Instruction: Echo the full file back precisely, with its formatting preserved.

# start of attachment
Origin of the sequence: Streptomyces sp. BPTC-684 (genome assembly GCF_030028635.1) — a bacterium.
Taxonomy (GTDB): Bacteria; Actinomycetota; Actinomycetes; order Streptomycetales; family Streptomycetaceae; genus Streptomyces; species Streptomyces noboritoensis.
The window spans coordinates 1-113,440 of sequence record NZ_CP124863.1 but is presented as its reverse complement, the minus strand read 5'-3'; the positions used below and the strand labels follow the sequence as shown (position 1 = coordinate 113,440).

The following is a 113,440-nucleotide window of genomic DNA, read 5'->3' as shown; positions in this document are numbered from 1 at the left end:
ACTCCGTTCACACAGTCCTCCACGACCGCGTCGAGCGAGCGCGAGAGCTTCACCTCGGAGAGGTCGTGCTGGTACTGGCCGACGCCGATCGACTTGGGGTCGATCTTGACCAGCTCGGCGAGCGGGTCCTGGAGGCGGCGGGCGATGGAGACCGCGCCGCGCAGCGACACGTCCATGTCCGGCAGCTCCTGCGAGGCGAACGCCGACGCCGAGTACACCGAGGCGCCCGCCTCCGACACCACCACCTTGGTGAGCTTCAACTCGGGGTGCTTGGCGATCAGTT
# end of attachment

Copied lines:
Origin of the sequence: Streptomyces sp. BPTC-684 (genome assembly GCF_030028635.1) — a bacterium.
Taxonomy (GTDB): Bacteria; Actinomycetota; Actinomycetes; order Streptomycetales; family Streptomycetaceae; genus Streptomyces; species Streptomyces noboritoensis.
The window spans coordinates 1-113,440 of sequence record NZ_CP124863.1 but is presented as its reverse complement, the minus strand read 5'-3'; the positions used below and the strand labels follow the sequence as shown (position 1 = coordinate 113,440).

The following is a 113,440-nucleotide window of genomic DNA, read 5'->3' as shown; positions in this document are numbered from 1 at the left end:
ACTCCGTTCACACAGTCCTCCACGACCGCGTCGAGCGAGCGCGAGAGCTTCACCTCGGAGAGGTCGTGCTGGTACTGGCCGACGCCGATCGACTTGGGGTCGATCTTGACCAGCTCGGCGAGCGGGTCCTGGAGGCGGCGGGCGATGGAGACCGCGCCGCGCAGCGACACGTCCATGTCCGGCAGCTCCTGCGAGGCGAACGCCGACGCCGAGTACACCGAGGCGCCCGCCTCCGACACCACCACCTTGGTGAGCTTCAACTCGGGGTGCTTGGCGATCAGTT